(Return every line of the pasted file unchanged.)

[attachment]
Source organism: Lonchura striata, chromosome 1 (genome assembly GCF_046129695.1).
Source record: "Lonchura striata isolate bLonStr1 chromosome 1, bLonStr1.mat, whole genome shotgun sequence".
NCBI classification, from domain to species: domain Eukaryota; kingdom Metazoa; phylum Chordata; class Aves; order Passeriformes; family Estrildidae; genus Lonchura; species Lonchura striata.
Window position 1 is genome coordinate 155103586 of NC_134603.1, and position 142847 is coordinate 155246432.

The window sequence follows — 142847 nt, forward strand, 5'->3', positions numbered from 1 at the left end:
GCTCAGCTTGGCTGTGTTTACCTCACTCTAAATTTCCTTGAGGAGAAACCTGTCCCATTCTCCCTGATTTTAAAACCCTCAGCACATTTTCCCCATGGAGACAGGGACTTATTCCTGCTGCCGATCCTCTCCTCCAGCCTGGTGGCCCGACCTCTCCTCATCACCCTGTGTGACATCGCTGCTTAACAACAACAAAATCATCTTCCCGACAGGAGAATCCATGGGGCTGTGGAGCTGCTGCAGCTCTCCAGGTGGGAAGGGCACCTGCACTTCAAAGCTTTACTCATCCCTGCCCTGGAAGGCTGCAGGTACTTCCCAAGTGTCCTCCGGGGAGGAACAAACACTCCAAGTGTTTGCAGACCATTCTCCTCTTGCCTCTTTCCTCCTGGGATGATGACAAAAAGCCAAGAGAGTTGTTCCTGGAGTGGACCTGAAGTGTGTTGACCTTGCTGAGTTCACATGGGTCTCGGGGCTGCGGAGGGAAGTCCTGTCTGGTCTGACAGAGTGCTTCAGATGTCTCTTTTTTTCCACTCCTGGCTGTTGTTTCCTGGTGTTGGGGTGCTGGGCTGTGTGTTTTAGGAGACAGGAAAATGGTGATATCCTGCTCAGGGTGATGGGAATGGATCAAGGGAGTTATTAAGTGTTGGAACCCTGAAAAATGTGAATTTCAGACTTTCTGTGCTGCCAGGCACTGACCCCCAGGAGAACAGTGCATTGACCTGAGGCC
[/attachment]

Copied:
Source organism: Lonchura striata, chromosome 1 (genome assembly GCF_046129695.1).
Source record: "Lonchura striata isolate bLonStr1 chromosome 1, bLonStr1.mat, whole genome shotgun sequence".
NCBI classification, from domain to species: domain Eukaryota; kingdom Metazoa; phylum Chordata; class Aves; order Passeriformes; family Estrildidae; genus Lonchura; species Lonchura striata.
Window position 1 is genome coordinate 155103586 of NC_134603.1, and position 142847 is coordinate 155246432.

The window sequence follows — 142847 nt, forward strand, 5'->3', positions numbered from 1 at the left end:
GCTCAGCTTGGCTGTGTTTACCTCACTCTAAATTTCCTTGAGGAGAAACCTGTCCCATTCTCCCTGATTTTAAAACCCTCAGCACATTTTCCCCATGGAGACAGGGACTTATTCCTGCTGCCGATCCTCTCCTCCAGCCTGGTGGCCCGACCTCTCCTCATCACCCTGTGTGACATCGCTGCTTAACAACAACAAAATCATCTTCCCGACAGGAGAATCCATGGGGCTGTGGAGCTGCTGCAGCTCTCCAGGTGGGAAGGGCACCTGCACTTCAAAGCTTTACTCATCCCTGCCCTGGAAGGCTGCAGGTACTTCCCAAGTGTCCTCCGGGGAGGAACAAACACTCCAAGTGTTTGCAGACCATTCTCCTCTTGCCTCTTTCCTCCTGGGATGATGACAAAAAGCCAAGAGAGTTGTTCCTGGAGTGGACCTGAAGTGTGTTGACCTTGCTGAGTTCACATGGGTCTCGGGGCTGCGGAGGGAAGTCCTGTCTGGTCTGACAGAGTGCTTCAGATGTCTCTTTTTTTCCACTCCTGGCTGTTGTTTCCTGGTGTTGGGGTGCTGGGCTGTGTGTTTTAGGAGACAGGAAAATGGTGATATCCTGCTCAGGGTGATGGGAATGGATCAAGGGAGTTATTAAGTGTTGGAACCCTGAAAAATGTGAATTTCAGACTTTCTGTGCTGCCAGGCACTGACCCCCAGGAGAACAGTGCATTGACCTGAGGCC